The patient successfully completed 14 fractions, with a re-optimized plan being used for eight of these due to an otherwise potential violation of the duodenum's or stomach's maximum point constraints. At the time of the last fraction, a large susceptibility artifact was observed on the pretreatment setup volumetric scan. This scan was acquired with a 17 sec three-dimensional (3D) true-fast imaging with steady-state precession (TrueFISP) sequence (echo time (TE): 2 ms, repetition time (TR): 4 ms, 1.6x1.6x3 mm resolution, 385 Hz/pixel, generalized autocalibrating partial parallel acquisition (GRAPPA): 2, 6/8 Fourier, flip angle: 60) [10], at exhale breath-hold, as per standard institutional procedure. The susceptibility artifact was located near the pylorus, partially obscuring the visualization of the duodenum and stomach, as well as the gross tumor volume (GTV) itself. The patient was removed from the MR-IGRT vault, as treatment was determined to be unsafe. Upon inquiry, the patient stated that he had indeed adhered to the “no food or drink” rule but had ingested a multivitamin pill shortly before treatment. The pill, having not yet passed through the digestive tract, was therefore still in his stomach. In order to proceed with therapy, the patient was asked to drink a cup of water, after which another imaging attempt was made.

Figure 1 shows the subsequent location of the pill (judging by the artifact) after water intake. The image prior to this (with the artifact closer to the target and duodenum) is not available due to the MR-IGRT system not saving images in this workflow without treatment initiation. The water caused the pill to float to a different part of the stomach, which, in turn, improved the visualization of the GTV and adjacent anatomy, and the patient was successfully treated. It should be noted that the stomach was still imperfectly visualized, but as the planned dosimetric constraints (V40 Gy < 0.5cc) were all maximum point dose constraints to 0.5 cc volumes, visualization of the high-dose isodose regions of the re-optimized plan was adequate to ensure there was no possibility of the organ-at-risk violation.

 

Patient B is a 66-year-old man who initially presented with abdominal pain and weight loss and was found to have unresectable, locally advanced pancreatic adenocarcinoma. A pancreatic protocol CT scan at diagnosis showed a 5.2x2.8 cm hypoenhancing mass involving the pancreatic body and tail, with extensive vascular involvement, including the encasement of the portal-splenic confluence, abutment of the celiac axis, encasement of the common hepatic and left gastric arteries, and complete occlusion of both the splenic and superior mesenteric veins. The patient received six months of full-dose gemcitabine and abraxane chemotherapy without progression but remained unresectable. He was therefore recommended to undergo definitive-intent stereotactic MRI-guided online adaptive radiotherapy (SMART) with daily online plan adaptation and sagittal cine planar MRI gating. The goal prescription dose was 50 Gy in five fractions, subject to strict OAR constraints to minimize his risk of toxicity, including the possibility of excess dose to the duodenum, stomach, small, and large bowel. A strict isotoxicity approach was planned per the preceding case.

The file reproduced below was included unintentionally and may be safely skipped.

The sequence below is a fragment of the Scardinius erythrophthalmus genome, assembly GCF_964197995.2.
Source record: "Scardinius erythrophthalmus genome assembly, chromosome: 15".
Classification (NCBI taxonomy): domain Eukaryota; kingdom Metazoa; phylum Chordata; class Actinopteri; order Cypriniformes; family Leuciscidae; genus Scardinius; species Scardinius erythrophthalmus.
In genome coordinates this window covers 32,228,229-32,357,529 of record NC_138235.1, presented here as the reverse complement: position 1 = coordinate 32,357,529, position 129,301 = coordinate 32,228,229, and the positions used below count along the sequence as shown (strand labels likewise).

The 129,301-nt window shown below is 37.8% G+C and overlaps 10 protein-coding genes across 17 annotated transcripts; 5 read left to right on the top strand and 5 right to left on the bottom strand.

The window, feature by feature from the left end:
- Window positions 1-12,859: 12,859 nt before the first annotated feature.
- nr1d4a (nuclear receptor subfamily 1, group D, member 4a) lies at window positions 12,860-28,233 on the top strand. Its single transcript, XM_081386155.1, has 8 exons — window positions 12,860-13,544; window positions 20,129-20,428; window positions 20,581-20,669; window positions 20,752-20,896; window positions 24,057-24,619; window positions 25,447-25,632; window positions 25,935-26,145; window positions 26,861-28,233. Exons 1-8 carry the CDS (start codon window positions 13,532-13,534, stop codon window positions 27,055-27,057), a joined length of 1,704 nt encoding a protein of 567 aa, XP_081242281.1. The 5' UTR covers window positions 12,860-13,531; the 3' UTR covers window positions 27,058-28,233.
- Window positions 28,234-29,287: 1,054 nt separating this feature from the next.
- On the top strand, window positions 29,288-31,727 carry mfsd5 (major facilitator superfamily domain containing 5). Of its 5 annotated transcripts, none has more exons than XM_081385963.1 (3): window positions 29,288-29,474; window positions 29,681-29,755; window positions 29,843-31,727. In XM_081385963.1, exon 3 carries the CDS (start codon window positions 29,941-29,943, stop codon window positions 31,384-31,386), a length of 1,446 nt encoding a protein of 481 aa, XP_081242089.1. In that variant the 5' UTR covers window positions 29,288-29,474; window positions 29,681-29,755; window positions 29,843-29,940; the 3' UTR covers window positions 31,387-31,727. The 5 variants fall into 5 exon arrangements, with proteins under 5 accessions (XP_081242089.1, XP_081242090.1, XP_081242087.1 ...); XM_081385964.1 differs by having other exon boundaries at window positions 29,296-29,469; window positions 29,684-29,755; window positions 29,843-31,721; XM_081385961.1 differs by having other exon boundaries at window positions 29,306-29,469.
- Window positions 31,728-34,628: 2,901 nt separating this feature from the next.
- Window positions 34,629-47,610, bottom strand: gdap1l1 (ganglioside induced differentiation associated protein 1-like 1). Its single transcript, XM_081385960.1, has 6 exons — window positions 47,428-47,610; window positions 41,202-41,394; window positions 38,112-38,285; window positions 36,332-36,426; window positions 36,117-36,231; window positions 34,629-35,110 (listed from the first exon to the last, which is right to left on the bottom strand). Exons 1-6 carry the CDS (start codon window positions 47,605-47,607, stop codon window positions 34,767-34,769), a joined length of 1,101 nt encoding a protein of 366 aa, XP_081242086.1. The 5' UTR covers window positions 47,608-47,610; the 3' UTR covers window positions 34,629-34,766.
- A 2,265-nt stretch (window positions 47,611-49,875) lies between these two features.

As with the first case, the patient was instructed to remain nothing-by-mouth for four hours prior to each treatment. The first two fractions were imaged, adapted, and treated without incident. However, after acquiring the 3D volumetric 17-sec TrueFISP scan (same parameters as Patient A) for the third fraction, a significant amount of artifact throughout the bowel was observed (Figure 2). The artifact prevented the accurate delineation of critical organs-at-risk, and therefore the treatment attempt was aborted. The patient was informed of this issue and an inquiry was made as to what he had ingested earlier in the morning. The answer – Grape-nuts (a product of Post Consumer Brands, Missouri, United States) – initially surprised the team. However, further investigation revealed that the Grape-nuts cereal contains a considerable concentration of iron that apparently became temporarily distributed through the patient’s bowel. The patient returned after a weekend break, subsequent 3D MRI revealed no artifact, and treatment commenced successfully.

 

Discussion